“The consolidation we are seeing on the internet is making early internet pioneers nervous,” Young says, “because the whole point of the Internet was to bring more democracy—to put more control in the hands of the consumer, of the user of the internet—and we are seeing it move away from there.”
When a business owner sets up an Amazon store or a Facebook page to sell from, those customers no longer belong to the business owner. They belong to Amazon or Facebook.
“You want your customers to have loyalty,” he says. “The problem with setting up your shop on Amazon is Amazon is competing with you for the brand and the attention of the customers you’re sending to Amazon, and that’s not in your interest of building a strong brand for your product and your service.”
Young explains that when an author sends their customers to Amazon to buy their book, Amazon immediately begins recommending other titles in that subject to the customer before they have even been able to purchase the title they originally intended to buy.
“Amazon has just absconded with your customer,” he says. “Amazon is happy to have you as a merchant, because they want you to bring all your customers to Amazon so they can sell them other things. Shopify is the exact opposite of that.”
Rather than sending new customers to Facebook.com/YourBusiness, he urges business owners to start sending customers to YourBusiness.com. He also encourages founders to “pay attention to the principles behind the internet, not just the buttons that Facebook and Google give you.”
“The internet itself is this great, open vista, and if you build your market using the foundational elements of the internet, no one can ever take that away from you.”
He’s hopeful that the rising generation of founders and business owners will be savvy enough to navigate these stormy seas.
“As this next generation of entrepreneurs get going, they’re going to understand…you’ve got to be really careful about surrendering your customer to your supplier,” he says. “You want to find suppliers who are going to partner with you to build your business, not using you to build their business.”
Whether in the computer rental space, the arena of open source coding or his current realm of self-publishing, Young has always lived by the principal of democratizing access to the tools that build success.
Through collaboration and inviting more voices to the table, advancements come more swiftly, and this is a principal that even Young, a self-proclaimed “dumb kid” who started out selling typewriters, can embrace.
Bob Young’s Tips on Cultivating Self-Awareness
Bob Young says that he owes much of his success to self-awareness. By leaning into what he is good at and hiring others to cover areas where he struggles, this self-proclaimed typewriter salesman has found remarkable success. Young insists that even those who struggle with self-awareness can develop it, and these are three of his tips for harnessing that growth:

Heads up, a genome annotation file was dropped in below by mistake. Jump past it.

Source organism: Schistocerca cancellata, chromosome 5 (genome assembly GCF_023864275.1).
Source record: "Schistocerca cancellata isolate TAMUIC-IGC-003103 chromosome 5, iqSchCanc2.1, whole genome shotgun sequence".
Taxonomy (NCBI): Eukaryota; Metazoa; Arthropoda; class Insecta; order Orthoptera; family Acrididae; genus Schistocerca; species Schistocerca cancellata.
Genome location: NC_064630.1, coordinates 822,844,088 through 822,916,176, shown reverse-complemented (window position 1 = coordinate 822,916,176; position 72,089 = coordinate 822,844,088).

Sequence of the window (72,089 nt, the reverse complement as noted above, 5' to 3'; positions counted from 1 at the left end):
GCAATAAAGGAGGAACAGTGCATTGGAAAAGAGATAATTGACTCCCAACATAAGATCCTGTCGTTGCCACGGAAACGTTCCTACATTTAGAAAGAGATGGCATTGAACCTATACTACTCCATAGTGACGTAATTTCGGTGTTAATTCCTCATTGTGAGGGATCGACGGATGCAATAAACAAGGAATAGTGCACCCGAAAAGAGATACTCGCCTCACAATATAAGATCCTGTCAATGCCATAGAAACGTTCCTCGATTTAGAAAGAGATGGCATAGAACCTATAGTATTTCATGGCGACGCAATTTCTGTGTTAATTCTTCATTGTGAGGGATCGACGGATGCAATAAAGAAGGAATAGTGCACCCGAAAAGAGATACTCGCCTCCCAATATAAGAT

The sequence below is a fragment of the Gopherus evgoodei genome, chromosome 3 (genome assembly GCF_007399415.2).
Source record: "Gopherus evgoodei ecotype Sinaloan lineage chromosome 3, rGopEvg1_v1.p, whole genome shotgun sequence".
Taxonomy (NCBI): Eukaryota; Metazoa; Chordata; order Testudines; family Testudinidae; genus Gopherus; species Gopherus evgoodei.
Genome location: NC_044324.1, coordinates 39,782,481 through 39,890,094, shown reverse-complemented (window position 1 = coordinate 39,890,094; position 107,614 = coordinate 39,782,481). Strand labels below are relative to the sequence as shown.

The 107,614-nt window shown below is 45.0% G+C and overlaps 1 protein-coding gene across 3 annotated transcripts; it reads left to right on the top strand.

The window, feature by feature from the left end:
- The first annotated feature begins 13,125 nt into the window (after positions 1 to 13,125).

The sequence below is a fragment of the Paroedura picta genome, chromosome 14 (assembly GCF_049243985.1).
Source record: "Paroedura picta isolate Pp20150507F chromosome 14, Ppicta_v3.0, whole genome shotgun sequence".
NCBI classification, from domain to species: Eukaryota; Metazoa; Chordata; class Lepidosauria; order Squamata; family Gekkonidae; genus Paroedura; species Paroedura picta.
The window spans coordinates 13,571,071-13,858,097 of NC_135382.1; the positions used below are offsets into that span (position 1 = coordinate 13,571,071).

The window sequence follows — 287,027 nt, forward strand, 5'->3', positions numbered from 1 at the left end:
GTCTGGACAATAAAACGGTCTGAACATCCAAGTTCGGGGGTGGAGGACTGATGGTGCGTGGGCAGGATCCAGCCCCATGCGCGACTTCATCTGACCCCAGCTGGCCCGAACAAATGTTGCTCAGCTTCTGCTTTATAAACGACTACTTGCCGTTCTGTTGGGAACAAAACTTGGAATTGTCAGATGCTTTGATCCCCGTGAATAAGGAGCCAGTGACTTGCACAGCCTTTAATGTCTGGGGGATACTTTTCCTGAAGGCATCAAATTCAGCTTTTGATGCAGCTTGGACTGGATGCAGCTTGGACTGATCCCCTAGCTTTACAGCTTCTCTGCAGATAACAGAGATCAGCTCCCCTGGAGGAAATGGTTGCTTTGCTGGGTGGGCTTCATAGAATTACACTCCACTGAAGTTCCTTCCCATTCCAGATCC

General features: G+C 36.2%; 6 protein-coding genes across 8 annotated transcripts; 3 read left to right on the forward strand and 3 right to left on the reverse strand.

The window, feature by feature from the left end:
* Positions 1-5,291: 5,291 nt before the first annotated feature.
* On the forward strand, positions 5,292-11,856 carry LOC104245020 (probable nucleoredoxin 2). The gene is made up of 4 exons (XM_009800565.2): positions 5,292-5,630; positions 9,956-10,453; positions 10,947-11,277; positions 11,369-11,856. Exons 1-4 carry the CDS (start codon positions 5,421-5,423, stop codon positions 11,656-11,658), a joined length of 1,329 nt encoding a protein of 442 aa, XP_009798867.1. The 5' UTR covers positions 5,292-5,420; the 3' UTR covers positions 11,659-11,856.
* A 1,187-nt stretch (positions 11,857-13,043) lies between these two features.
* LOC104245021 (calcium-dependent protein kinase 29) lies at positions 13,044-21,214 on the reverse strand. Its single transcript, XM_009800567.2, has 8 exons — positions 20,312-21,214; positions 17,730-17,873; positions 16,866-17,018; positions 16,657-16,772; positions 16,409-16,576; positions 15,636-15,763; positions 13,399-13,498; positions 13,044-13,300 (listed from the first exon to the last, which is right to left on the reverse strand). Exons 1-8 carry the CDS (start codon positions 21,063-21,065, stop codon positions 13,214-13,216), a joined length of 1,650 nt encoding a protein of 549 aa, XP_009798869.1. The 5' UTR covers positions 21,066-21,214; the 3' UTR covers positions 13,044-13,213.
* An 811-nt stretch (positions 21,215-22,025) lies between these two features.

1. Put the Pride Aside
“So many of us are prideful,” Young says. “We worry about being criticized.”
But as founders, and as humans, there is always room for growth. Rejecting that evolution in favor of belief in our own mythology only prevents us from reaching our greatest potential. Young says that, in order to achieve any increased level of self-awareness, pride first has to be eliminated from the equation.
2. Listen to Critiques More Than Compliments
Once pride is silenced, it’s time to let the criticisms reach our eyes and ears, even though it may sting a little.
“We worry that people think we’ve made a mistake or that we’ve done something dumb,” Young says. “If you can flip that around and look at your mistakes as your biggest single learning opportunity that day or that week or that year, now when people criticize you, they’re more valuable to you than the people who compliment you.”
Choosing to embrace our own failings today, no matter who brings them to our attention, is the only way to make sure those same failures don’t repeat tomorrow.
3. Be Honest With Yourself
Young is comfortable with sharing the skills he lacks, especially in the area of customer support. He explains that, although he loves his customers, he cannot find the patience to help a new customer struggle through a problem he’s solved for 600 customers who came before.
He says that it took many years, and many, many customers pointing out this flaw, for him to internalize the criticism, but once he did, and once he genuinely considered the critique, he recognized that he and his customers would be better served if left that work to someone else. He says his brain simply isn’t wired for customer service, so he relies on those around him who are.
To maximize self-awareness, Young says we should accept what we are great at, grow where we are able, and rely on the talents of others to support us where we perpetually fall short.
Fri, 17 May 2019
250: How Dollar Shave Club Used Mission, Humor, and Viral Videos to Lead Up to a $1B Acquisition, With Michael Dubin
A viral video put Dollar Shave Club on the map, but it took a team to get it where it is today. CEO Michael Dubin talks about DSC’s growth, acquisition, and expanding product line.
It was the commercial seen round the internet. On March 6, 2012, Dollar Shave Club uploaded its first YouTube video, featuring one-and-a-half minutes of offbeat humor, during which founder Michael Dubin rides in a kid’s wagon, wields a machete, and encounters, among many other things, a person in a bear suit.